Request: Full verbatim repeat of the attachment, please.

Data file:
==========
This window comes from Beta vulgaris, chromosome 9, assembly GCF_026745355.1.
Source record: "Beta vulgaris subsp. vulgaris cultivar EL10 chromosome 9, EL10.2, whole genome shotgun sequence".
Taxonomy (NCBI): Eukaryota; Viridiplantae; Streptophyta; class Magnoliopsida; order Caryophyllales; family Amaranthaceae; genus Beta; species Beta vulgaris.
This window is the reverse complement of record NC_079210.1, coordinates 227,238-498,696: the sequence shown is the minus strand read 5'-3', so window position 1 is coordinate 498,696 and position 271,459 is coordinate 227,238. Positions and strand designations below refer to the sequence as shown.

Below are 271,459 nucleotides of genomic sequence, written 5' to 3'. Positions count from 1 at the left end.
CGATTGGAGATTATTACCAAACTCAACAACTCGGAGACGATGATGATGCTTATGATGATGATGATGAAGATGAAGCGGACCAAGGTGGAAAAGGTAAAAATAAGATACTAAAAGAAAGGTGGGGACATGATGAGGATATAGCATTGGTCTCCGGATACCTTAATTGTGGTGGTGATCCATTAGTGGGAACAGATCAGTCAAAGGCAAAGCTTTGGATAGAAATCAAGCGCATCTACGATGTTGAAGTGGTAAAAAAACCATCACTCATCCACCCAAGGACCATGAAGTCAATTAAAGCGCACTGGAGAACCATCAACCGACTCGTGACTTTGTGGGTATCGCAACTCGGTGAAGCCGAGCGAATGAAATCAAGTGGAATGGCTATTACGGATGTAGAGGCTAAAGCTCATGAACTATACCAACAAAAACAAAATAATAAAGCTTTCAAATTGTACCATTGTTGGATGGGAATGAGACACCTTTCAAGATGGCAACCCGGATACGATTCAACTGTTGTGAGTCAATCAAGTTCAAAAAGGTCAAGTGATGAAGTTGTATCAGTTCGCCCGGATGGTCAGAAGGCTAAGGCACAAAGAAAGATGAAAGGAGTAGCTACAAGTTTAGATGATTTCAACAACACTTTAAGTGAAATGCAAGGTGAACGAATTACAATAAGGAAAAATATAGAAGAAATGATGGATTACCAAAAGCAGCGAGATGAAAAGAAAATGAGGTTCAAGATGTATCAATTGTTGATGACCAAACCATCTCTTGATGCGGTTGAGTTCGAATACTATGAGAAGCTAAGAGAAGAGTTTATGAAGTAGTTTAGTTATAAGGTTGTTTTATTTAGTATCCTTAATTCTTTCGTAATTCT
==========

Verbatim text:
This window comes from Beta vulgaris, chromosome 9, assembly GCF_026745355.1.
Source record: "Beta vulgaris subsp. vulgaris cultivar EL10 chromosome 9, EL10.2, whole genome shotgun sequence".
Taxonomy (NCBI): Eukaryota; Viridiplantae; Streptophyta; class Magnoliopsida; order Caryophyllales; family Amaranthaceae; genus Beta; species Beta vulgaris.
This window is the reverse complement of record NC_079210.1, coordinates 227,238-498,696: the sequence shown is the minus strand read 5'-3', so window position 1 is coordinate 498,696 and position 271,459 is coordinate 227,238. Positions and strand designations below refer to the sequence as shown.

Below are 271,459 nucleotides of genomic sequence, written 5' to 3'. Positions count from 1 at the left end.
CGATTGGAGATTATTACCAAACTCAACAACTCGGAGACGATGATGATGCTTATGATGATGATGATGAAGATGAAGCGGACCAAGGTGGAAAAGGTAAAAATAAGATACTAAAAGAAAGGTGGGGACATGATGAGGATATAGCATTGGTCTCCGGATACCTTAATTGTGGTGGTGATCCATTAGTGGGAACAGATCAGTCAAAGGCAAAGCTTTGGATAGAAATCAAGCGCATCTACGATGTTGAAGTGGTAAAAAAACCATCACTCATCCACCCAAGGACCATGAAGTCAATTAAAGCGCACTGGAGAACCATCAACCGACTCGTGACTTTGTGGGTATCGCAACTCGGTGAAGCCGAGCGAATGAAATCAAGTGGAATGGCTATTACGGATGTAGAGGCTAAAGCTCATGAACTATACCAACAAAAACAAAATAATAAAGCTTTCAAATTGTACCATTGTTGGATGGGAATGAGACACCTTTCAAGATGGCAACCCGGATACGATTCAACTGTTGTGAGTCAATCAAGTTCAAAAAGGTCAAGTGATGAAGTTGTATCAGTTCGCCCGGATGGTCAGAAGGCTAAGGCACAAAGAAAGATGAAAGGAGTAGCTACAAGTTTAGATGATTTCAACAACACTTTAAGTGAAATGCAAGGTGAACGAATTACAATAAGGAAAAATATAGAAGAAATGATGGATTACCAAAAGCAGCGAGATGAAAAGAAAATGAGGTTCAAGATGTATCAATTGTTGATGACCAAACCATCTCTTGATGCGGTTGAGTTCGAATACTATGAGAAGCTAAGAGAAGAGTTTATGAAGTAGTTTAGTTATAAGGTTGTTTTATTTAGTATCCTTAATTCTTTCGTAATTCT